Tuesday, May 19, 2015

Straight from the Mouth of 'Help Your Child to Thrive: Making the Best of a Struggling Public Education System' Liane Brouillette

Liane Brouillette has a passion for helping families prepare children to thrive in school and out. She has taught at the pre-university level in both Europe and the United States. Currently, Dr. Brouillette is an associate professor of educational policy at the University of California, Irvine and Director of the UCI Center for Learning in the Arts, Sciences and Sustainability. She also serves as managing editor of the Journal for Learning through the Arts.


Thanks for letting us interrogate you!  Can you give us a go-for-the-gut answer as to why you wanted to be an author?

In a world where day-to-day communication can be superficial, writing allows us to get to a deeper level and to thoughtfully engage with important issues. Because of the hustle and bustle of daily life, this sort of communication can be difficult to undertake face-to-face. But we can write when we find the time and inspiration. We can also read whenever we feel motivated to do so. This communication can be vivid in a way that is difficult to encounter elsewhere.

Tell us (we won’t tell promise!) is it all it’s cracked up to be?  I mean what are the perks and what are the demands?

The main perk is the ability to touch on subjects that are deeply meaningful. But finding the time can be demanding, causing writers to feel like they are often playing “catch up” in other areas of their lives.

Which route did you take – traditional or self-published – and can you give us the nitty gritty low down on what’s that like?

My first two books were traditional academic books, published with established publishers. The newest book was self-published because it does not fit as comfortably into an established academic genre.

Tell us for real what your family feels about you spending so much time getting your book written, polished, edited, formatted, published, what have you?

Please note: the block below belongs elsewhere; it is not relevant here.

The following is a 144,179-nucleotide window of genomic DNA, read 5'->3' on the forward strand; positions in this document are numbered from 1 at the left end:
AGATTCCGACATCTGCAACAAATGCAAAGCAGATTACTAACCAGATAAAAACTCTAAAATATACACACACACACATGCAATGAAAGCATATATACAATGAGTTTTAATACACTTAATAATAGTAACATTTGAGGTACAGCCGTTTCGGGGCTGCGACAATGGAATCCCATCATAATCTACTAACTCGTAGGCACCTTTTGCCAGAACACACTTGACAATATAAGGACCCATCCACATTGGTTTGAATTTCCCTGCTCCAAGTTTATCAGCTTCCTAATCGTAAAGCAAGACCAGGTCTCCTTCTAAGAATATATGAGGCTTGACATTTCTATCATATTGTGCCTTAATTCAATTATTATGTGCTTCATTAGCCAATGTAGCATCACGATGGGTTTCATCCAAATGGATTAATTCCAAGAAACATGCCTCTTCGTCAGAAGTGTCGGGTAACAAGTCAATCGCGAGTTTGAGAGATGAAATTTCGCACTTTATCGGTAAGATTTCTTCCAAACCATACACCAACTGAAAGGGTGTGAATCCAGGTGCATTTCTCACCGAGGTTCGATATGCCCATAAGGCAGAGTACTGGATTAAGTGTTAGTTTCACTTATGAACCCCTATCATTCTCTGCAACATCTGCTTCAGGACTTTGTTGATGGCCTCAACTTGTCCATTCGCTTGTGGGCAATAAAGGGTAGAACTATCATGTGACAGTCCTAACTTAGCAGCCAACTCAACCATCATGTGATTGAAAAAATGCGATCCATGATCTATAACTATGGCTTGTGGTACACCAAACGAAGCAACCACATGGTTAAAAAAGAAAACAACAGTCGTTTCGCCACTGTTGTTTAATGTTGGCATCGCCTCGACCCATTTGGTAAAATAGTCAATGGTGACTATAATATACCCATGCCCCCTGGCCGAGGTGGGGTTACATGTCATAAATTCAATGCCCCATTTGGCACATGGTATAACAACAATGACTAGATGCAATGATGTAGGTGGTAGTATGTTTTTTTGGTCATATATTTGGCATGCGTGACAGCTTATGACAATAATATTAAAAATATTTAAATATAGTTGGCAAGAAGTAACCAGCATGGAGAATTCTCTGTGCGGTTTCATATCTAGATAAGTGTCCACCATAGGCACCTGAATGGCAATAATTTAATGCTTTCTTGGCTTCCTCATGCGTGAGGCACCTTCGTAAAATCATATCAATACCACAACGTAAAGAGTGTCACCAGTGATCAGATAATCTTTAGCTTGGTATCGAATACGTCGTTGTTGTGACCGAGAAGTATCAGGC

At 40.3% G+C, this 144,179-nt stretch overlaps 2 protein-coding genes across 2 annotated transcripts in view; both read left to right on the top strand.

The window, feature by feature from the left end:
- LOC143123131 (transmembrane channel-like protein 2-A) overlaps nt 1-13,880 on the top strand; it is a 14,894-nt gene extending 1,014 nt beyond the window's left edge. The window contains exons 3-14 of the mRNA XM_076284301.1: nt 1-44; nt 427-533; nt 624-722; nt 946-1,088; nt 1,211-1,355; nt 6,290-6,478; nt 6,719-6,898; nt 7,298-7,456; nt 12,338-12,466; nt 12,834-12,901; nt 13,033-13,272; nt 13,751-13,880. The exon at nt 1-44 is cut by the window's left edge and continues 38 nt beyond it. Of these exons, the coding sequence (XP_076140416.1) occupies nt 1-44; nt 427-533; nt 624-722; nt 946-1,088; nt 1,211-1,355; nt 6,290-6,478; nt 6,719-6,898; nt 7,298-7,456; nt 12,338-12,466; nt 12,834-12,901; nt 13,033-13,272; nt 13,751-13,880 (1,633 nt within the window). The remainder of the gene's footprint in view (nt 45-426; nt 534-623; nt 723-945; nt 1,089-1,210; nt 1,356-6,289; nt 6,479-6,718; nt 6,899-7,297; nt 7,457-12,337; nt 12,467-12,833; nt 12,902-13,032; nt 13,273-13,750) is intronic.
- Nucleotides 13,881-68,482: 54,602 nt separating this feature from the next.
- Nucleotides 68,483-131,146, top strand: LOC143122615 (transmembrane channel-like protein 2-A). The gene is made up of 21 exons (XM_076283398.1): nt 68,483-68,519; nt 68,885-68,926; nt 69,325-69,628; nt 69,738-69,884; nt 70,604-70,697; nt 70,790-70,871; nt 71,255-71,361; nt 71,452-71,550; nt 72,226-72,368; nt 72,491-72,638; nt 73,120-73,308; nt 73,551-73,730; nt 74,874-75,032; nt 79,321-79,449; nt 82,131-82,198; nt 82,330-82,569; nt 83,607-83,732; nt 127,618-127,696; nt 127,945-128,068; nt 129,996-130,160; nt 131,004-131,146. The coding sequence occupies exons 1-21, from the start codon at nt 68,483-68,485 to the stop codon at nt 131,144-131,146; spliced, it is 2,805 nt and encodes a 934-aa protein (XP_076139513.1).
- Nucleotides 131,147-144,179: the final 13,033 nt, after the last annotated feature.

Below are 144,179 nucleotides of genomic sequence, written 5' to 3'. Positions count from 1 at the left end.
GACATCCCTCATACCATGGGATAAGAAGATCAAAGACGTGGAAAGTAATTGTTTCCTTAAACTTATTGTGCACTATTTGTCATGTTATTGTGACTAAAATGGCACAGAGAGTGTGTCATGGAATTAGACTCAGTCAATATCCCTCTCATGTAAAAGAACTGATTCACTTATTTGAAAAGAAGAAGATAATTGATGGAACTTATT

Actually, this is the first book that I could really share with my family. My children now have children of their own and the new book is about parenting. The challenge was to make recent research on child development accessible to parents in a way that is practical and enjoyable to read.

Are they actually still alive?

Fortunately, my husband has a “green thumb” and keeps the plants flourishing.

In writing your book, how did you deal with the phone ringing, your family needing dinner or your boss calling you saying you’re late?

I mostly do my writing in the early morning when the sun is just coming up.

What was the craziest or insane thing that happened to you in the book publishing process?

A computer glitch caused all of the footnotes to simply disappear.

How about the social networks?  Which ones do you believe help and which ones do you wish you could avoid?

My earlier books were sold in university bookstores. I’m just learning about social networks. To be continued…

Book sales.  Don’t you just love them (or lack of?)?  How are you making the sales happen for you?

The book just came out, so that journey is just beginning.

What is one thing you’d like to jump on the rooftop and scream about?

That the book is done! Fitting everything in was a bit of a challenge.

Okay, too much sugar for you today!  Here’s a nice cup of Chamomile tea and come on over and sit under the cabana and watch the waves roll in.  Now…can you tell us what you love about being a published author and how all those things above doesn’t matter because it’s all part of the whole scheme of things and you wouldn’t have it any other way?

For me, writing functions as a way of reflecting on experience, allowing me to experience life more meaningfully. Even if it was not published, I would still write. However, publication enables me to enter into a dialogue with readers.

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